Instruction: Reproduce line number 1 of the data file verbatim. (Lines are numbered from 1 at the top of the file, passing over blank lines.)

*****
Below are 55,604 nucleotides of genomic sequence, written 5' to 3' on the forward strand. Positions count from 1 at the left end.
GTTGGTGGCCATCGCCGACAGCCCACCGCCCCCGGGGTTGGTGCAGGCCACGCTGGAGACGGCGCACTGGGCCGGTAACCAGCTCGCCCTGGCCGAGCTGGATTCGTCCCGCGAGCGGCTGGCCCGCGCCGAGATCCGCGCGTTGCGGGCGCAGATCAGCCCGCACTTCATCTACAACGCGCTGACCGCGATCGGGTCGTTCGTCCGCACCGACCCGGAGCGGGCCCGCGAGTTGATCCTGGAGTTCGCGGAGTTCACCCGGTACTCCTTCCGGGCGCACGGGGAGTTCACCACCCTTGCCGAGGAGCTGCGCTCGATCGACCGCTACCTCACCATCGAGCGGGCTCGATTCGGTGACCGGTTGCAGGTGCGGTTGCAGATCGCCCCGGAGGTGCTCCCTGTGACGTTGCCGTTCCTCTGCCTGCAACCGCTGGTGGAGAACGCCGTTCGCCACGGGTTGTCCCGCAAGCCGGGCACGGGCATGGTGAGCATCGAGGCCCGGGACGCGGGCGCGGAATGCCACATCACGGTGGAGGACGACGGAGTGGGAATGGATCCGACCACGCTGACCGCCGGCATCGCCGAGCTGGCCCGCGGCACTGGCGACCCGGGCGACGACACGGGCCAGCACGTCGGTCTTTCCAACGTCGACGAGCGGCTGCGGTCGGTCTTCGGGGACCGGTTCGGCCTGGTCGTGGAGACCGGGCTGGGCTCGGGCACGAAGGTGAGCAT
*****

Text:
Below are 55,604 nucleotides of genomic sequence, written 5' to 3' on the forward strand. Positions count from 1 at the left end.